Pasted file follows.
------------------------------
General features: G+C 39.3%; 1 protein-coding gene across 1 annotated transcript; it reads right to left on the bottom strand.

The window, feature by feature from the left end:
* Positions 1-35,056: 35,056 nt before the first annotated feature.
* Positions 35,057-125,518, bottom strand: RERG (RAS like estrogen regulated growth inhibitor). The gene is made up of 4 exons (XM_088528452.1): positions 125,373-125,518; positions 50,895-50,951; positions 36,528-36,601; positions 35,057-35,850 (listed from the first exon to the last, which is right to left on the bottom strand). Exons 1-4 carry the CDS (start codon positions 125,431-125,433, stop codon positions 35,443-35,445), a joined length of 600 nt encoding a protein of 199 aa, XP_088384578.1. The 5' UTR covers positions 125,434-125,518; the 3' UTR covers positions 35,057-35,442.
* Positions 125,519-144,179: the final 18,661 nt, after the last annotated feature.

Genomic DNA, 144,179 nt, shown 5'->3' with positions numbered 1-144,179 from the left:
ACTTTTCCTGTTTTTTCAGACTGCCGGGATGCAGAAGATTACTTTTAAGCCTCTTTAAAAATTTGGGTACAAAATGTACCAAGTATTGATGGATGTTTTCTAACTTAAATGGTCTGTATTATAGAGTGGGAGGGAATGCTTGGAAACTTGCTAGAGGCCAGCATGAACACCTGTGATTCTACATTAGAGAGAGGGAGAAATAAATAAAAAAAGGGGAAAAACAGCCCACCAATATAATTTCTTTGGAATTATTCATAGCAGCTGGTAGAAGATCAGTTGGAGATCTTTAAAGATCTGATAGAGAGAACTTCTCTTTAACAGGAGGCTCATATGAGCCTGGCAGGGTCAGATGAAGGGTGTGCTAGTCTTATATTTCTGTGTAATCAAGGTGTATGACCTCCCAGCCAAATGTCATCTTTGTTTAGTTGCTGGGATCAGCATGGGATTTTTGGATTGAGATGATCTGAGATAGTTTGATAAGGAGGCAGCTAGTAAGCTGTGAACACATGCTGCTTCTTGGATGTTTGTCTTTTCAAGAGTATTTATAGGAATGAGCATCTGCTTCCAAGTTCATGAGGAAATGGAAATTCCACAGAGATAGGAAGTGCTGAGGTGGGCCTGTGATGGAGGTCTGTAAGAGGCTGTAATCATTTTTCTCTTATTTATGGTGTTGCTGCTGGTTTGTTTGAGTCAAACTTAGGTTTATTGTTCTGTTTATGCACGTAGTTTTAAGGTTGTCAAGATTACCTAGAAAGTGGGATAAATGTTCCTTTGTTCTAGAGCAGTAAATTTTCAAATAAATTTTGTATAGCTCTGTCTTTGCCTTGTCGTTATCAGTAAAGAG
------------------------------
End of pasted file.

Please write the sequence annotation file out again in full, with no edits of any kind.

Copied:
General features: G+C 39.3%; 1 protein-coding gene across 1 annotated transcript; it reads right to left on the bottom strand.

The window, feature by feature from the left end:
* Positions 1-35,056: 35,056 nt before the first annotated feature.
* Positions 35,057-125,518, bottom strand: RERG (RAS like estrogen regulated growth inhibitor). The gene is made up of 4 exons (XM_088528452.1): positions 125,373-125,518; positions 50,895-50,951; positions 36,528-36,601; positions 35,057-35,850 (listed from the first exon to the last, which is right to left on the bottom strand). Exons 1-4 carry the CDS (start codon positions 125,431-125,433, stop codon positions 35,443-35,445), a joined length of 600 nt encoding a protein of 199 aa, XP_088384578.1. The 5' UTR covers positions 125,434-125,518; the 3' UTR covers positions 35,057-35,442.
* Positions 125,519-144,179: the final 18,661 nt, after the last annotated feature.

Genomic DNA, 144,179 nt, shown 5'->3' with positions numbered 1-144,179 from the left:
ACTTTTCCTGTTTTTTCAGACTGCCGGGATGCAGAAGATTACTTTTAAGCCTCTTTAAAAATTTGGGTACAAAATGTACCAAGTATTGATGGATGTTTTCTAACTTAAATGGTCTGTATTATAGAGTGGGAGGGAATGCTTGGAAACTTGCTAGAGGCCAGCATGAACACCTGTGATTCTACATTAGAGAGAGGGAGAAATAAATAAAAAAAGGGGAAAAACAGCCCACCAATATAATTTCTTTGGAATTATTCATAGCAGCTGGTAGAAGATCAGTTGGAGATCTTTAAAGATCTGATAGAGAGAACTTCTCTTTAACAGGAGGCTCATATGAGCCTGGCAGGGTCAGATGAAGGGTGTGCTAGTCTTATATTTCTGTGTAATCAAGGTGTATGACCTCCCAGCCAAATGTCATCTTTGTTTAGTTGCTGGGATCAGCATGGGATTTTTGGATTGAGATGATCTGAGATAGTTTGATAAGGAGGCAGCTAGTAAGCTGTGAACACATGCTGCTTCTTGGATGTTTGTCTTTTCAAGAGTATTTATAGGAATGAGCATCTGCTTCCAAGTTCATGAGGAAATGGAAATTCCACAGAGATAGGAAGTGCTGAGGTGGGCCTGTGATGGAGGTCTGTAAGAGGCTGTAATCATTTTTCTCTTATTTATGGTGTTGCTGCTGGTTTGTTTGAGTCAAACTTAGGTTTATTGTTCTGTTTATGCACGTAGTTTTAAGGTTGTCAAGATTACCTAGAAAGTGGGATAAATGTTCCTTTGTTCTAGAGCAGTAAATTTTCAAATAAATTTTGTATAGCTCTGTCTTTGCCTTGTCGTTATCAGTAAAGAG